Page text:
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Notice

Self-Regulatory Organizations; Chicago Board Options Exchange, Incorporated; Order Granting Accelerated Approval of a Proposed Rule Change and Amendment Nos. 1 and 2 Thereto and Notice of Filing and Order Granting Accelerated Approval to Amendment No. 3 Thereto Relating to Trading Rules on the Hybrid System for Index Options and Options on ETFs

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Start Preamble June 10, 2005.

I. Introduction

On December 17, 2004, the Chicago Board Options Exchange, Incorporated (“CBOE” or “Exchange”) filed with the Securities and Exchange Commission (“Commission”), pursuant to Section 19(b)(1) of the Securities Exchange Act of 1934 (“Act”) [1] and Rule 19b-4 thereunder, [2] a proposed rule change to adopt index hybrid trading rules applicable to classes in which there are Designated Primary Market-Makers (“DPMs”), Lead Market-Makers (“LMMs”) or, alternatively, Market-Makers (“MMs”). The CBOE filed Amendment Nos. 1 and 2 to the proposed rule change on March 23, 2005 [3] and April 26, 2005, [4] respectively. The proposed rule change, as amended by Amendment Nos. 1 and 2, was published for comment in the Federal Register on May 17, 2005. [5] The Commission received no comments on the proposal.

On June 3, 2005, the CBOE filed Amendment No. 3 to the proposed rule change. [6] This order grants accelerated approval the proposed rule change, as amended by Amendment Nos. 1 and 2. Simultaneously, the Commission is providing notice of filing of Amendment No. 3 and granting accelerated approval of Amendment No. 3.

II. Description

The Exchange currently trades equity options, index options, and options on exchange-traded funds (“ETFs”) on its Hybrid Trading System (“Hybrid”), which is an options trading platform that combines the features of electronic and open outcry, auction market principles, while, at the same time, providing market makers the ability to electronically stream their own quotes. Currently, one prerequisite for trading a class on Hybrid, that there be a DPM assigned to the class, prevents the Exchange from introducing Hybrid into those classes in which there is no assigned DPM. The Exchange proposes to extend the Hybrid trading rules that currently apply to classes of equity options (“equity classes”) to classes of index options and options on ETFs (collectively, “index classes”) without an assigned DPM, with some proposed rule modifications. In this regard, the proposal would allow the trading of these index classes on Hybrid either with a DPM, LMM, or without a DPM or LMM in classes where there are a requisite number of assigned MMs.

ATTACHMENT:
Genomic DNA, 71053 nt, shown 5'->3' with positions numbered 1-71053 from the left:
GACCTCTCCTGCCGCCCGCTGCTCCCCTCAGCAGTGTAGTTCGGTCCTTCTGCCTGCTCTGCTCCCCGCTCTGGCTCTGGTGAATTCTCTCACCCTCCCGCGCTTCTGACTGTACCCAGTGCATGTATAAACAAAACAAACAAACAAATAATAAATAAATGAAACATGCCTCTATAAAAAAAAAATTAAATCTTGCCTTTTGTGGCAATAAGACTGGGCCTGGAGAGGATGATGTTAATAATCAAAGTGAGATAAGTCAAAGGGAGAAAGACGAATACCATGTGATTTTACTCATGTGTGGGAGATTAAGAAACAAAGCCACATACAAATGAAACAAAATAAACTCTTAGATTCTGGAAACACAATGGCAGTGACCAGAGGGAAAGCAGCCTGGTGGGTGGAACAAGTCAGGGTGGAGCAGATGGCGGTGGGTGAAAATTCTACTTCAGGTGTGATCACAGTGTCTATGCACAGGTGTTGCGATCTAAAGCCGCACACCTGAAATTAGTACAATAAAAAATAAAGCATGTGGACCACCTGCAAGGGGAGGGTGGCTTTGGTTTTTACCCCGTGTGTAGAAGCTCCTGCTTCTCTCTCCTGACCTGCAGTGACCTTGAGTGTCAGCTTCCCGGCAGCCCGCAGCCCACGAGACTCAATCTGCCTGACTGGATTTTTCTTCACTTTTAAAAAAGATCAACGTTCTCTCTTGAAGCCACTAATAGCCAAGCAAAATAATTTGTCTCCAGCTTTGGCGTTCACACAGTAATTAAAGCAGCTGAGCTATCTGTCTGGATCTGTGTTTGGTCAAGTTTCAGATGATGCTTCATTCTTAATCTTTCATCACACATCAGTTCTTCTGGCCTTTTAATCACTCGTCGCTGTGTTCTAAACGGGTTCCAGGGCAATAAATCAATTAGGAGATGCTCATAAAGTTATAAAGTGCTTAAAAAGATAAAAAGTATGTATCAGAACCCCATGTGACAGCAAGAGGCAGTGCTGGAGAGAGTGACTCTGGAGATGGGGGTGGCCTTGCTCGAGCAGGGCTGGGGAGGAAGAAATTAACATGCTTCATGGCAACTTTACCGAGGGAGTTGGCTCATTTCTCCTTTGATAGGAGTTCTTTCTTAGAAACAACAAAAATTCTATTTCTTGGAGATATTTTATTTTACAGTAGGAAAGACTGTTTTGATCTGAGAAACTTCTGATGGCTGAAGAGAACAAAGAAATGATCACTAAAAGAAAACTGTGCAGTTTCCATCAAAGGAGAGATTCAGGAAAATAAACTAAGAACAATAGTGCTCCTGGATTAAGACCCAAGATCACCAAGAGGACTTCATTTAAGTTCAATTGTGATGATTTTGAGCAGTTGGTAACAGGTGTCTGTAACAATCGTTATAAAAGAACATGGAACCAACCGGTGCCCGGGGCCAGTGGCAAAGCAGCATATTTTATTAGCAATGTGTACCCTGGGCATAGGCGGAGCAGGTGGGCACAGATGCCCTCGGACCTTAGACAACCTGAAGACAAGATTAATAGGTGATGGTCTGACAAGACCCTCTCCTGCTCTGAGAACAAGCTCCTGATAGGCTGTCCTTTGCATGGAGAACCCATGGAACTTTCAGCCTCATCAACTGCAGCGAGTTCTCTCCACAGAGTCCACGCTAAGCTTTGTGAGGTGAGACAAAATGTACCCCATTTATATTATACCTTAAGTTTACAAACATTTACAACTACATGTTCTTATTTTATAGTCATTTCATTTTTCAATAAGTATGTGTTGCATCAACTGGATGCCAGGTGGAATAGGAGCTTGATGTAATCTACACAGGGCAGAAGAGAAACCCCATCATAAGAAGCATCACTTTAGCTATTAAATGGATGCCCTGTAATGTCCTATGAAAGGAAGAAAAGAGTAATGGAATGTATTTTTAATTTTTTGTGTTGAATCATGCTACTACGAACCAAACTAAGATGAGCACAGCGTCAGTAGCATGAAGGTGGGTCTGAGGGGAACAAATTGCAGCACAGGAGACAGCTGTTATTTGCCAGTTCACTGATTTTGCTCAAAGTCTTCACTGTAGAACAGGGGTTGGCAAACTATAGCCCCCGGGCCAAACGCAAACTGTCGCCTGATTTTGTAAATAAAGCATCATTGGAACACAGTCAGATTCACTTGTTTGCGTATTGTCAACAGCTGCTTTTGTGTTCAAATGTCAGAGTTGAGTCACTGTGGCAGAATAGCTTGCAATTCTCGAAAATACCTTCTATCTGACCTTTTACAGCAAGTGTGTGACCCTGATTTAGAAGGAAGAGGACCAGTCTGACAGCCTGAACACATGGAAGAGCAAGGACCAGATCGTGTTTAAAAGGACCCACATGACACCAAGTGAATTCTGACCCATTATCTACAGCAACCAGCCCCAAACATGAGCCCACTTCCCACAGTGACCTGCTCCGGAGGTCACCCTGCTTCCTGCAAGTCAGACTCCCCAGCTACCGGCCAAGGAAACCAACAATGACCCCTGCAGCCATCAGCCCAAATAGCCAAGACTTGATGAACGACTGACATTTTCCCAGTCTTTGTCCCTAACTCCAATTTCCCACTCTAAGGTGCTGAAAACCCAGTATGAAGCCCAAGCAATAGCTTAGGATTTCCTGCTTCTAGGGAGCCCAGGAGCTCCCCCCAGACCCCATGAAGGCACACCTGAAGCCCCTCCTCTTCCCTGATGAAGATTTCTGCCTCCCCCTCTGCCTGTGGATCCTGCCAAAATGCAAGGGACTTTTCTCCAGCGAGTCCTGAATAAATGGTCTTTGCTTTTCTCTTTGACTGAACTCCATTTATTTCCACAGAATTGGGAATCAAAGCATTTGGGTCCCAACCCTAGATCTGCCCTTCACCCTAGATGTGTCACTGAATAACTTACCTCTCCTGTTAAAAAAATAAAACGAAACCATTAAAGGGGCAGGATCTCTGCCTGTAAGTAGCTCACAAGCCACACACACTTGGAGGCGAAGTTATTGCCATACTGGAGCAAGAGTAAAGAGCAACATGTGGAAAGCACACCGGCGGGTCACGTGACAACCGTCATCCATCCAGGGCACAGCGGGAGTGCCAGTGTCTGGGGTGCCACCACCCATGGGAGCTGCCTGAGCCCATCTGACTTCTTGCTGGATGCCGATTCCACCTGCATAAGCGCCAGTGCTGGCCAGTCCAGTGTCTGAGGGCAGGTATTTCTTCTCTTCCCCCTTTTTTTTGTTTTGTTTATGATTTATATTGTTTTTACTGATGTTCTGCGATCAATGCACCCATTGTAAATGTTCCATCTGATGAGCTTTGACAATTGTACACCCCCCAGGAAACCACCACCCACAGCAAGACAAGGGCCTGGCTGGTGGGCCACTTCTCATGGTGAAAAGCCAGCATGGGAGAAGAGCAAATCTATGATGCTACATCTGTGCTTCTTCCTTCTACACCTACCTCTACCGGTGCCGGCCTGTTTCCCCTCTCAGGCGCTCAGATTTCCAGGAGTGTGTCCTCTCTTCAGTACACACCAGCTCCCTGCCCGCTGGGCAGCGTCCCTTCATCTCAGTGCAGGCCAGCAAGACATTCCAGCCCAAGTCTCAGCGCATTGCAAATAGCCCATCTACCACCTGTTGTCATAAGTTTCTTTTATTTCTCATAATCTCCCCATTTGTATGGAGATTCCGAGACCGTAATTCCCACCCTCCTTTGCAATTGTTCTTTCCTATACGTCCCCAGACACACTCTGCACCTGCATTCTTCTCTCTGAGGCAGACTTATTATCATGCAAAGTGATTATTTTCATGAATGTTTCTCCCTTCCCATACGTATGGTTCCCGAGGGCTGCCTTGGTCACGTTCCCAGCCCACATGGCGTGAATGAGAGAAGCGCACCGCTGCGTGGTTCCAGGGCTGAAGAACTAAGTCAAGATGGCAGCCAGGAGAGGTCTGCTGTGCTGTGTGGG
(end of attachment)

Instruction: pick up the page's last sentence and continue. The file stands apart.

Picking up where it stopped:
To implement this proposal, the Exchange proposes to adopt several new rules (most notably CBOE Rules 6.45B, 8.14, 8.15, and 8.15B), and to amend several existing rules (i.e., CBOE Rules 6.1, 6.2, 6.2B, 6.45A, 7.4, and 8.15). New CBOE Rule 6.45B would contain the rules pertaining to priority and allocation of trades for index classes, while existing CBOE Rule 6.45A would be amended to apply solely to equity options. New proposed CBOE Rule 8.14 describes the market maker participants permissible for index classes trading in Hybrid. New proposed CBOE Rule 8.15A contains provisions relating to LMMs in Hybrid classes, while existing CBOE Rule 8.15 would be amended to apply to LMMs in non-Hybrid classes. Finally, new proposed CBOE Rule 8.15B describes the participation entitlement applicable to LMMs. A more complete Start Printed Page 35322description of the proposal, as amended, is provided in Section IV, below.

III. Solicitation of Comments

Interested persons are invited to submit written data, views, and arguments concerning the foregoing, including whether Amendment No. 3 is consistent with the Act. Comments may be submitted by any of the following methods:

Electronic Comments

Paper Comments

  • Send paper comments in triplicate to Jonathan G. Katz, Secretary, Securities and Exchange Commission, 100 F Street, NE., Washington, DC 20549-9303.

All submissions should refer to File Number SR-CBOE-2004-87. This file number should be included on the subject line if e-mail is used. To help the Commission process and review your comments more efficiently, please use only one method. The Commission will post all comments on the Commission's Internet Web site (http://www.sec.gov/​rules/​sro.shtml). Copies of the submission, all subsequent amendments, all written statements with respect to the proposed rule change that are filed with the Commission, and all written communications relating to the proposed rule change between the Commission and any person, other than those that may be withheld from the public in accordance with the provisions of 5 U.S.C. 552, will be available for inspection and copying in the Commission's Public Reference Room. Copies of the filing also will be available for inspection and copying at the principal office of the CBOE. All comments received will be posted without change; the Commission does not edit personal identifying information from submissions. You should submit only information that you wish to make available publicly. All submissions should refer to File Number SR-CBOE-2004-87 and should be submitted on or before July 8, 2005.

IV. Commission's Findings and Order Granting Accelerated Approval of Amendment No. 3 and Accelerated Approval of Proposed Rule Change, As Amended

After careful review, the Commission finds that the proposed rule change, as amended, is consistent with the requirements of the Act and the rules and regulations thereunder applicable to a national securities exchange [7] and, in particular, the requirements of Section 6(b) of the Act. [8] Specifically, the Commission finds that the proposed rule change, as amended, is consistent with Section 6(b)(5) of the Act [9] in that it is designed to facilitate transactions in securities, to prevent fraudulent and manipulative acts, to promote just and equitable principles of trade and, in general, to protect investors and the public interest.